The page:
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    3. Thank you Bobby! What you just wrote speaks the truth on a growing problem in our world today on so many different levels. I am in the process of trying to divorce my mother for her parenting skills, or lack there of, for the safety of my daughter. Although, I'm not sure how it can be done at my age, I will do everything I can to protect my daughter from what she neglected to protect me from. Thank you for your words of wisdom!

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    4. I don't know when you wrote this, Bobby, but you just helped me IMMENSELY. I have struggled for years with a mentally ill, narcissistic mother and a dad who by saying and doing nothing supported everything she did, never protecting us from abuse that broke bones, stabbed flesh, locked doors, forced us to live in a hoarder's hell topped with animal feces and filth and literally no friends over to the house for 18 years. I am the only one who had therapy, put myself through school and went on to start a business and become spiritual in spite of it all. I moved back to their state a few years ago, thinking they were old now and mellowed. But I have discovered that being elderly doesn't erase mental, emotional or spiritual illness. I no longer speak to them after one last incident in a series of continued betrayals in which other, still sick, siblings were involved. I asked God every day why websites and therapists say we HAVE to forgive and confront, and NEVER think of ending the relationship. After reading your well- crafted explanation today, I am convinced that my heart speaks truest on the best course for my life, and I choose to live without their involvement in it, as well as my toxic siblings. Thank you...

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  14. Anonymous6:34 PM

    heya
    please can u read my story about my mother leaving, i want people to know that they aren't alone!

    http://www.helium.com/items/1112589-when-times-are-hard

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  15. Anonymous3:28 PM

    I was wondering if anybody could please tell me the process of "divorcing your parents". Do you have to have legal papers drawn up or do you just write down your feelings and intent, have it notorized and send the letter. My mother has been absent most of my life, emotionally and physically. Now that she is elderly and has COPD, she calls asking for money that my husband and I don't have to give her. When I try to explain that we dont have the financial means to support her she becomes very verbally abusive and threatens to cut off the inheritence of all children that don't help her now. (There are 4 of us siblings) I am so tired of the emotional roller coaster. All I ever wanted was a mother and I could care less about the inheritence. I am 51 years old, happily married with 4 kids and 1 grandchild, all of whom I am very close to. I just don't understand how my mother could have done some of the things she has done to us when we were kids growing up. We were physically and verbally abused whenever we were "lucky" enough to be around her. Many times we were dropped off at our grandparents and she wouldn't show back up for months at a time. My kids are grown now and have only seen their grandmother a handful of times. She doesn't know their names, their birthdates or any of their accomplishments in life. I feel so guilty about wanting to never hear from her again but the emotional roller coaster is starting to take a toll on me. Has anybody else out went through this?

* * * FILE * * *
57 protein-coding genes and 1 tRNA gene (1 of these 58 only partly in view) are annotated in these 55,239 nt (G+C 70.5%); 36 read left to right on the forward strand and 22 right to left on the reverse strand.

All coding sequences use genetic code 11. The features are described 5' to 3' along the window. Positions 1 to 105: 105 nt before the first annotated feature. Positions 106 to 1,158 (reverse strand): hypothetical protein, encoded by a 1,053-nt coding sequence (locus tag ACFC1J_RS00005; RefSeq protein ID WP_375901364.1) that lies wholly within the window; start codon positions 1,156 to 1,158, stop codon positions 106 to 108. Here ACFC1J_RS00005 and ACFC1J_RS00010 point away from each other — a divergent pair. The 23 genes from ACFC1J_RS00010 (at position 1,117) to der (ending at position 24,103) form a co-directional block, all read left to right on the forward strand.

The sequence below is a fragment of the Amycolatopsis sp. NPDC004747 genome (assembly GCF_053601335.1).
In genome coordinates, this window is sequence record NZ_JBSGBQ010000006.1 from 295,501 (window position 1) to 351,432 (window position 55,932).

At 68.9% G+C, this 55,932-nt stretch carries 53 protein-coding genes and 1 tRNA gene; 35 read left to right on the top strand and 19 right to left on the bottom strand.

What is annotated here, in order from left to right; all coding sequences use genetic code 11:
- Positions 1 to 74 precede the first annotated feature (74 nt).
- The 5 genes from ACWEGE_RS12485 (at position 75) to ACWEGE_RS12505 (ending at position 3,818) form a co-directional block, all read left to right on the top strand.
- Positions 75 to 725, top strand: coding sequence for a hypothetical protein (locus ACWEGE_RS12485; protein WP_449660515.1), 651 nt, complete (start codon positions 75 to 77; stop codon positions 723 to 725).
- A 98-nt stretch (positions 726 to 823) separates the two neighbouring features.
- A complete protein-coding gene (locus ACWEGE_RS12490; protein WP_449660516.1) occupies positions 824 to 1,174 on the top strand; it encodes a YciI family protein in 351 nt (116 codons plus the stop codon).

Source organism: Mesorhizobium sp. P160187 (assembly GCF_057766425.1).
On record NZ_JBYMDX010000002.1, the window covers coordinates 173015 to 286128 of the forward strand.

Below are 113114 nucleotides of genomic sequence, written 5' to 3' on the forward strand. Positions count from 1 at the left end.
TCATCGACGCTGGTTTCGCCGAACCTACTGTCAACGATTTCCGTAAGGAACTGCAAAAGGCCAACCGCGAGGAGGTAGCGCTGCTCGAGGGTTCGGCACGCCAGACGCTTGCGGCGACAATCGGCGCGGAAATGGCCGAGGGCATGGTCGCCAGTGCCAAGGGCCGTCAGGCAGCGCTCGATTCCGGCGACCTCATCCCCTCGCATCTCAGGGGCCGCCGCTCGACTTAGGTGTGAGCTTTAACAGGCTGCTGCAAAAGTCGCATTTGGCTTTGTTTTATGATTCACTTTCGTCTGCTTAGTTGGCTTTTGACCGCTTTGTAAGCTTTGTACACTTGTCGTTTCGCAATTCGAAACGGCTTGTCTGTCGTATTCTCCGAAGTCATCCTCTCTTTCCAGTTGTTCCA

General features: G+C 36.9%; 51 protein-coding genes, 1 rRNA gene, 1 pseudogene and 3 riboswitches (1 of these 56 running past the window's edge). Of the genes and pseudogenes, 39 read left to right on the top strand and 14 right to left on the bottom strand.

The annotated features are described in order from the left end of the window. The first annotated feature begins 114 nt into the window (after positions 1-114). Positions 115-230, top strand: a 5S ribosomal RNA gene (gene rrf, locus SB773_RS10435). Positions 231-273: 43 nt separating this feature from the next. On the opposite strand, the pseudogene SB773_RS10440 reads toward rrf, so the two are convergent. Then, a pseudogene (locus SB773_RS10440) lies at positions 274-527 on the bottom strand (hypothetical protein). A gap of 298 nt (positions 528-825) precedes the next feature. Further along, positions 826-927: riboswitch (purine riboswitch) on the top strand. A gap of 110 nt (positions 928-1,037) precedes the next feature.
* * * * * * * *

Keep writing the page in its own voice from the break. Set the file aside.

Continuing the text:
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  16. To anonymous: you're not alone in going through this. There are many people whose abusive negligent parents suddenly re-enter their lives when it's time to be taken care of. These parents haven't lost their sense of entitlement to treat you as they see fit. It's sad but many people are riding the same emotional roller coaster you are.

    There's some good online forums where other people have posted their stories. Try:

    Aging Parents and Elder Care - just go through the posts and read the ones with "guilt" in the subject.

    SoberRecovery : Alcoholism Drug Addiction Help and Information > Family and Friends
    Adult Children of Addicted/Alcoholic Parents Adult Children of Addicted/Alcoholic Parents - I don't know if your mom had alcohol problems, but generally anyone coming from a dysfunctional family background can find some insight here.

    Take care!

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  17. samatha12:16 AM

    what/ how can i talk to my parents about how they are controlling my life? and to pleaseeeeeeee stopp,im an adult myself ,i just need some real good advice i need help asap.

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  18. I thought I was starting a revolution. I guess I should be grateful that I was wrong.

    Thank you, Andrew.